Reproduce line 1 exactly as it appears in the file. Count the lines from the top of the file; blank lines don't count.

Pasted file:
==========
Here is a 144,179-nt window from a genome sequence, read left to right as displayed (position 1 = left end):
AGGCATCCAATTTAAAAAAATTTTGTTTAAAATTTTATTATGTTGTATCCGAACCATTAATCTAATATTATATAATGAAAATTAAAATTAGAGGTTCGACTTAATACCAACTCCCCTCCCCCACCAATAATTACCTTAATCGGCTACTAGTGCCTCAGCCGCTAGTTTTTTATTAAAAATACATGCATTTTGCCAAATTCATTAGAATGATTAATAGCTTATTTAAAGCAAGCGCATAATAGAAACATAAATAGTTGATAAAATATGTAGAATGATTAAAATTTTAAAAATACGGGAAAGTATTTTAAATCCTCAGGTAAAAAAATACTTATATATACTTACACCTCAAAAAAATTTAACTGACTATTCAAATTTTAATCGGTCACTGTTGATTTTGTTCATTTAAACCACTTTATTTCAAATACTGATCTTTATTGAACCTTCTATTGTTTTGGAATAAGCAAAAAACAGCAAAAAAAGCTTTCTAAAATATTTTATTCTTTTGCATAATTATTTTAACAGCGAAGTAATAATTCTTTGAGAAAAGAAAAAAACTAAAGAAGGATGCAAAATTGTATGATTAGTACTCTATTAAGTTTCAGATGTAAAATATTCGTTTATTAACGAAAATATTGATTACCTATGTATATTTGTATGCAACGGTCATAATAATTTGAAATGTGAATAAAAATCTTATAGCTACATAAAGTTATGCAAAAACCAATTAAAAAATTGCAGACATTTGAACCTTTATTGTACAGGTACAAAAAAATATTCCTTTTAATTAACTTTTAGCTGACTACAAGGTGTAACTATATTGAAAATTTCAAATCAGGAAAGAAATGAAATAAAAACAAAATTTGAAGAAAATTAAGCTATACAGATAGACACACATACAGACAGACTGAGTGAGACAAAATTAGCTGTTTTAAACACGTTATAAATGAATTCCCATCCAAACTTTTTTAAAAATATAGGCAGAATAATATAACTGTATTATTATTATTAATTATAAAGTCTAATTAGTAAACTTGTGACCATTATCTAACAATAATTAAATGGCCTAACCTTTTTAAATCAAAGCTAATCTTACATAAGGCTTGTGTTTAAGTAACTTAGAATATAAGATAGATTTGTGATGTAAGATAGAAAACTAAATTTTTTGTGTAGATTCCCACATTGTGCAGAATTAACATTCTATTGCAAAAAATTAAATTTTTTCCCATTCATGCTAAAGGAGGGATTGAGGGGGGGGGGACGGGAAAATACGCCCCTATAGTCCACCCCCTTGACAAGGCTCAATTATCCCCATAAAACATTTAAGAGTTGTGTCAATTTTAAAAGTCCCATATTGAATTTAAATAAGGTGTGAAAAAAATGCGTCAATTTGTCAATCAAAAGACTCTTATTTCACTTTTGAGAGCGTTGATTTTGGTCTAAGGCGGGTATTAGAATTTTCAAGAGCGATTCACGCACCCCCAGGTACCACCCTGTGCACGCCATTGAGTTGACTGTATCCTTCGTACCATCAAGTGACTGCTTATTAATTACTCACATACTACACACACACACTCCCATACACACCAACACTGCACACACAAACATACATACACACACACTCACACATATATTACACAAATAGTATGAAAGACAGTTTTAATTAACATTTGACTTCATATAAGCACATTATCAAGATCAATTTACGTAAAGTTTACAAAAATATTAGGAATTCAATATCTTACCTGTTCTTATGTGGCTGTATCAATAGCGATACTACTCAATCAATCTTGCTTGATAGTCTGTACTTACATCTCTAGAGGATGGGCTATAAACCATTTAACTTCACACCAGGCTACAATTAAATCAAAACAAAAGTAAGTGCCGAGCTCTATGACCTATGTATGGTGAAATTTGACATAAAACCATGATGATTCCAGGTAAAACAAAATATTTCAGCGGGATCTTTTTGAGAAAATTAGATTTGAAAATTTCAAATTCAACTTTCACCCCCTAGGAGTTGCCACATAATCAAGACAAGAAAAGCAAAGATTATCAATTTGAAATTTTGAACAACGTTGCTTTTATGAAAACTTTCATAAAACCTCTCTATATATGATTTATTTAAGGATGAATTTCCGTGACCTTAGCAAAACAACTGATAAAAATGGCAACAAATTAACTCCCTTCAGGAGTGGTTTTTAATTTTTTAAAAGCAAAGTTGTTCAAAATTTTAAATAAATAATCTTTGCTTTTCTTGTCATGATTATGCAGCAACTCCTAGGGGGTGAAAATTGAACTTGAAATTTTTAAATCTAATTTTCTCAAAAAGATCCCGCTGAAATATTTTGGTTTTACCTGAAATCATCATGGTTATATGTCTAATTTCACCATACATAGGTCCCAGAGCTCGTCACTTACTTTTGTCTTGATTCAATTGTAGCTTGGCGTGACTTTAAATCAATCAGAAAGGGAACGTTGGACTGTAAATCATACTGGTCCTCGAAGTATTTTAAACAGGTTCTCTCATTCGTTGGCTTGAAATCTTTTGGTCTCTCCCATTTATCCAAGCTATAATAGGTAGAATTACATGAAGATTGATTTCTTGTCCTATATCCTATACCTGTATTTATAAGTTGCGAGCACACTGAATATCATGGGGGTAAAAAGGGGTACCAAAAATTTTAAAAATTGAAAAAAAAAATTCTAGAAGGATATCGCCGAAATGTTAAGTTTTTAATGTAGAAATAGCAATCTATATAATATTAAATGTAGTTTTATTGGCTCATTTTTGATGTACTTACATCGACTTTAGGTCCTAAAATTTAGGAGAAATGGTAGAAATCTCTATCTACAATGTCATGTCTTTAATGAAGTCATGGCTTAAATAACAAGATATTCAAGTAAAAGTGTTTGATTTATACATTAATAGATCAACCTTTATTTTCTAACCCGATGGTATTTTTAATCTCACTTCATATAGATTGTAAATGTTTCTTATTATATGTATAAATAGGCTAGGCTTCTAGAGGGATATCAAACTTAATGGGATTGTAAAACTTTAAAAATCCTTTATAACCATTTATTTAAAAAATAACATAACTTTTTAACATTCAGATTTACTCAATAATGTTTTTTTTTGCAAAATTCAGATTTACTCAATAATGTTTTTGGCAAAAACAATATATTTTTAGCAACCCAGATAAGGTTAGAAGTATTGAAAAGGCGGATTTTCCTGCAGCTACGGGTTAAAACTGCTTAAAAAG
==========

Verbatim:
Here is a 144,179-nt window from a genome sequence, read left to right as displayed (position 1 = left end):